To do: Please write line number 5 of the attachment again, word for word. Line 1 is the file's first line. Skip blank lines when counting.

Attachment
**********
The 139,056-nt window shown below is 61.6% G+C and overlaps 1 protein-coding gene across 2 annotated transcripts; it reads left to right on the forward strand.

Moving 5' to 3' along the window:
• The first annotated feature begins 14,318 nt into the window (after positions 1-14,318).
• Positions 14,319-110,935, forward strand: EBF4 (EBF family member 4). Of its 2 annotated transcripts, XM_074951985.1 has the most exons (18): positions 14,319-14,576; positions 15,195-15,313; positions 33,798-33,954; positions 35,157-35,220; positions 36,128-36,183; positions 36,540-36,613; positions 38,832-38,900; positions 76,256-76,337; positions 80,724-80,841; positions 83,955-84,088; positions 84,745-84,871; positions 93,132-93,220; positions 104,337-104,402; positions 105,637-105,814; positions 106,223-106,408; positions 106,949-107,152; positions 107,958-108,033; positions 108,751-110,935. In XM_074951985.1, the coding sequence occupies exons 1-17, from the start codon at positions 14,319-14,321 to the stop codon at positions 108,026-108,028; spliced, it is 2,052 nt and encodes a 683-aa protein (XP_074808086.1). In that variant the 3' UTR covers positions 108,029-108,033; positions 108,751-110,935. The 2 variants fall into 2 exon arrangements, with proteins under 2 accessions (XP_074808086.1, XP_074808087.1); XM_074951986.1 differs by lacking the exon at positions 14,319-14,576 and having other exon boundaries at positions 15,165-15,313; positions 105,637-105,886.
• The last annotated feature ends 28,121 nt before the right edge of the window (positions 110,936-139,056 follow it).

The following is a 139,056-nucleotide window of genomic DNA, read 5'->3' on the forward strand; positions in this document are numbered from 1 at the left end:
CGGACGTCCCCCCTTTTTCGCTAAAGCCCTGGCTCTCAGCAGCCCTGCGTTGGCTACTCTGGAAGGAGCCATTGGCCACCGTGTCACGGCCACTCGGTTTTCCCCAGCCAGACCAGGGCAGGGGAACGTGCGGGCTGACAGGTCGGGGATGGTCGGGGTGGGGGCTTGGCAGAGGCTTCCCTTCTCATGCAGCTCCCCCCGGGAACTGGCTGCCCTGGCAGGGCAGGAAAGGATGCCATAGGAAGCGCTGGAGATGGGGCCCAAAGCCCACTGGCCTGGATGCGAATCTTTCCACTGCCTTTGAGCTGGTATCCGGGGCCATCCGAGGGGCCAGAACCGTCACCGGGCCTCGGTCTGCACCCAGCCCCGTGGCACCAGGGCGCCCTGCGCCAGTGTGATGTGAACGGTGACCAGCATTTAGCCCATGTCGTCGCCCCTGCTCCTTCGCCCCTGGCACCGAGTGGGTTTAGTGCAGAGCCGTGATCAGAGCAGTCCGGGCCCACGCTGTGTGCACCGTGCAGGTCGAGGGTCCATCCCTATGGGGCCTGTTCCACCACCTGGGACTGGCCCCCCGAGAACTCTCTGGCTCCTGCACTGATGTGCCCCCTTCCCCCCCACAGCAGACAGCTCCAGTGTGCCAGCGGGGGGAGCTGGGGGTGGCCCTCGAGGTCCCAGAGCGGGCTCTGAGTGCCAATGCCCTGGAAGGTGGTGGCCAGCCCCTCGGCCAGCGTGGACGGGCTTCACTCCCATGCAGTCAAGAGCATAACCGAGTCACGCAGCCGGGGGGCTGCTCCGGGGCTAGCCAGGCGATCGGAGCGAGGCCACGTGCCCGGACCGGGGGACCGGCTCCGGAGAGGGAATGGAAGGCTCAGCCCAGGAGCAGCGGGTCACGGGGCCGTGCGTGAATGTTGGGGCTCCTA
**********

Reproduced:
• The last annotated feature ends 28,121 nt before the right edge of the window (positions 110,936-139,056 follow it).